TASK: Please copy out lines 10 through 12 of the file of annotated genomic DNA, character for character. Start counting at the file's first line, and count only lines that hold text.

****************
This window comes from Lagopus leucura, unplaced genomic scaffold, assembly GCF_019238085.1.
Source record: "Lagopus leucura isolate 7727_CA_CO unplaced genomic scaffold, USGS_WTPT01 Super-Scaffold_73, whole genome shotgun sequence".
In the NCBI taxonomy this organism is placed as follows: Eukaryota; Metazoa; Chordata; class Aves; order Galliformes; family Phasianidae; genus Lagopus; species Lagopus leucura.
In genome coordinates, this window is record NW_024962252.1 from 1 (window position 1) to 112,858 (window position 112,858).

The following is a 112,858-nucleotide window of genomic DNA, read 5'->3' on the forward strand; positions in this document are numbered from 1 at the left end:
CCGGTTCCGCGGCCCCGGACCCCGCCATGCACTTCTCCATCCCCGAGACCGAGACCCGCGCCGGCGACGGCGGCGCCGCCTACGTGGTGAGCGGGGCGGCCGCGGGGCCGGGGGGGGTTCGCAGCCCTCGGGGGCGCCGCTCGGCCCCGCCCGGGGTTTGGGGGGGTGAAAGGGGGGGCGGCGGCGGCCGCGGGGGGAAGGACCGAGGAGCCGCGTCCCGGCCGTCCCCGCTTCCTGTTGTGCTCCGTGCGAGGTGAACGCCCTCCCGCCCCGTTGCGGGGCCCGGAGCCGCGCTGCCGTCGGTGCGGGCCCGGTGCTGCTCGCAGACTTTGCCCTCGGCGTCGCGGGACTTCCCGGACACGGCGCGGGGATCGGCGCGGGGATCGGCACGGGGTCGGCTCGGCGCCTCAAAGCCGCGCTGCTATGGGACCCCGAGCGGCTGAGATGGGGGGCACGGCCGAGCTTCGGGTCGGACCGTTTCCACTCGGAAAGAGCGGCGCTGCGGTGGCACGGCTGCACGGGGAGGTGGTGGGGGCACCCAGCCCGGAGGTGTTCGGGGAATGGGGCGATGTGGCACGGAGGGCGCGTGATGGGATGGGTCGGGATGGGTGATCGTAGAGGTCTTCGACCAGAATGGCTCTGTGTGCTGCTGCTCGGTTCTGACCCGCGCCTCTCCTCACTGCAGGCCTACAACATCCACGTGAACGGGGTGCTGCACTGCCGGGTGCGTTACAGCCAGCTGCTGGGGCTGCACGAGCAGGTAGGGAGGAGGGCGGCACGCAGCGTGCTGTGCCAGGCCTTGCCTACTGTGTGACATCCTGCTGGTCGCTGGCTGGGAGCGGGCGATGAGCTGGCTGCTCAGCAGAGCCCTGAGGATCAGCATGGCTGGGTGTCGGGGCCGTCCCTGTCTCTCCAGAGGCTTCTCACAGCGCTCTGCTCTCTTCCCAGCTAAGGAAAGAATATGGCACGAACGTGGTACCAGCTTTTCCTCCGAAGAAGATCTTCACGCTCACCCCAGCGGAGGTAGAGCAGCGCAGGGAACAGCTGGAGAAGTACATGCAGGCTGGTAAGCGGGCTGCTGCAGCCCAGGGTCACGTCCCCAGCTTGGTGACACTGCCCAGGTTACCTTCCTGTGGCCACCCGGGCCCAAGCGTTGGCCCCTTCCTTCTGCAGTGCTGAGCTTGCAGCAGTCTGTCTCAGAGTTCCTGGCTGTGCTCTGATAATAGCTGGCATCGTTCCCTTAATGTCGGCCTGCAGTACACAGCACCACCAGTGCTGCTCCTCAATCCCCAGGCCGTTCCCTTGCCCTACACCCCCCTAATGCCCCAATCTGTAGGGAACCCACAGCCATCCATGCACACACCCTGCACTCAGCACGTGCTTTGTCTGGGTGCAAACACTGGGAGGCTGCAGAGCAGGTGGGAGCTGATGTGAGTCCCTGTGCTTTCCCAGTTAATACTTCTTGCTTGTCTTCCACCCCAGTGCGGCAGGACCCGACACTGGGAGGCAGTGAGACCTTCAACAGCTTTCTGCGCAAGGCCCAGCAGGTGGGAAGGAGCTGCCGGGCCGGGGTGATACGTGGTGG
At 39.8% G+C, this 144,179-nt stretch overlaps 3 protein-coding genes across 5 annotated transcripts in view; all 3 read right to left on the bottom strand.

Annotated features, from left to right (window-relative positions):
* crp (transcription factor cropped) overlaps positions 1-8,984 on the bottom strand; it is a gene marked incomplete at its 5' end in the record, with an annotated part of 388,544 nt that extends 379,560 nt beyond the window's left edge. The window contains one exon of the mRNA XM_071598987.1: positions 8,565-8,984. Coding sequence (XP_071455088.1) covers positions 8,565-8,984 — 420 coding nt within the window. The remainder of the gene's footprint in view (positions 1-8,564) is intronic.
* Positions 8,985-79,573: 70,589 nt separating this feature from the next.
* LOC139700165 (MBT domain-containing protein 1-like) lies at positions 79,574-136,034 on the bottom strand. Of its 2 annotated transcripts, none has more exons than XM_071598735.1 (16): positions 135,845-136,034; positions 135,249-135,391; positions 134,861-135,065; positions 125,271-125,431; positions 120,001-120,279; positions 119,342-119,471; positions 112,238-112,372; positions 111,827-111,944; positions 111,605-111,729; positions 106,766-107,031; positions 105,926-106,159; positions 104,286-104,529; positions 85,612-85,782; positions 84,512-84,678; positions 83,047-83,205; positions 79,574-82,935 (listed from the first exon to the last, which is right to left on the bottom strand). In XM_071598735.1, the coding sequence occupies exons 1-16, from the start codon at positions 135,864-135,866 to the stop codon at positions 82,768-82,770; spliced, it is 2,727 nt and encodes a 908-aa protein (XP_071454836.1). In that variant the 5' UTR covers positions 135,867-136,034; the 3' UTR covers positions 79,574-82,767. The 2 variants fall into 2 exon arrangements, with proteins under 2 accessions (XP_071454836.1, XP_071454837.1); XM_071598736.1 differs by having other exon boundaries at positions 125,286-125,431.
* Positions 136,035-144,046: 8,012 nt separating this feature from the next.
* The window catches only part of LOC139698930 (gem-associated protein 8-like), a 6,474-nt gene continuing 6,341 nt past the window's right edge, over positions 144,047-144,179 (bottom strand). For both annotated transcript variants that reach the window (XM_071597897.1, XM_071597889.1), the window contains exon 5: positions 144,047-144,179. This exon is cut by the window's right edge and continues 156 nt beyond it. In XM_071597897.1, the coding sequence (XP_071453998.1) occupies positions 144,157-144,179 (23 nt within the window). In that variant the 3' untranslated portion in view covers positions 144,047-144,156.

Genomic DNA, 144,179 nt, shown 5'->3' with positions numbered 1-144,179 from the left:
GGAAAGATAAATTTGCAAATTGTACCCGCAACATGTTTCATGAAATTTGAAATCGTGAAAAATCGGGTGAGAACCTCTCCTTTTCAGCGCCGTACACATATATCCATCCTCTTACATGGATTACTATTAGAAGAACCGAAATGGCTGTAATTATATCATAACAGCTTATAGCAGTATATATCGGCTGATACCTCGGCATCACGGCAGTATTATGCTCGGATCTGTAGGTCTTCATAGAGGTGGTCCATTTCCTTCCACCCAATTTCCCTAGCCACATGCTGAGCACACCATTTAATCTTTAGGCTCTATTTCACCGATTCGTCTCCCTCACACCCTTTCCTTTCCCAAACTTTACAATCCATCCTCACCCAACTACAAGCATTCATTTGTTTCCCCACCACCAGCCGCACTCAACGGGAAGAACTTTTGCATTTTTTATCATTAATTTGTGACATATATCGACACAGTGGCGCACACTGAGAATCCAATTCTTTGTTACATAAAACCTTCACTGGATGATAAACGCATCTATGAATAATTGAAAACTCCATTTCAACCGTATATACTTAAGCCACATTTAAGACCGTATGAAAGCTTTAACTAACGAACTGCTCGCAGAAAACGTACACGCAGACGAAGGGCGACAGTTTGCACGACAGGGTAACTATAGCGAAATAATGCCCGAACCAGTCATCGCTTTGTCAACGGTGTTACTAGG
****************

* Positions 8,985-79,573: 70,589 nt separating this feature from the next.
* LOC139700165 (MBT domain-containing protein 1-like) lies at positions 79,574-136,034 on the bottom strand. Of its 2 annotated transcripts, none has more exons than XM_071598735.1 (16): positions 135,845-136,034; positions 135,249-135,391; positions 134,861-135,065; positions 125,271-125,431; positions 120,001-120,279; positions 119,342-119,471; positions 112,238-112,372; positions 111,827-111,944; positions 111,605-111,729; positions 106,766-107,031; positions 105,926-106,159; positions 104,286-104,529; positions 85,612-85,782; positions 84,512-84,678; positions 83,047-83,205; positions 79,574-82,935 (listed from the first exon to the last, which is right to left on the bottom strand). In XM_071598735.1, the coding sequence occupies exons 1-16, from the start codon at positions 135,864-135,866 to the stop codon at positions 82,768-82,770; spliced, it is 2,727 nt and encodes a 908-aa protein (XP_071454836.1). In that variant the 5' UTR covers positions 135,867-136,034; the 3' UTR covers positions 79,574-82,767. The 2 variants fall into 2 exon arrangements, with proteins under 2 accessions (XP_071454836.1, XP_071454837.1); XM_071598736.1 differs by having other exon boundaries at positions 125,286-125,431.
* Positions 136,035-144,046: 8,012 nt separating this feature from the next.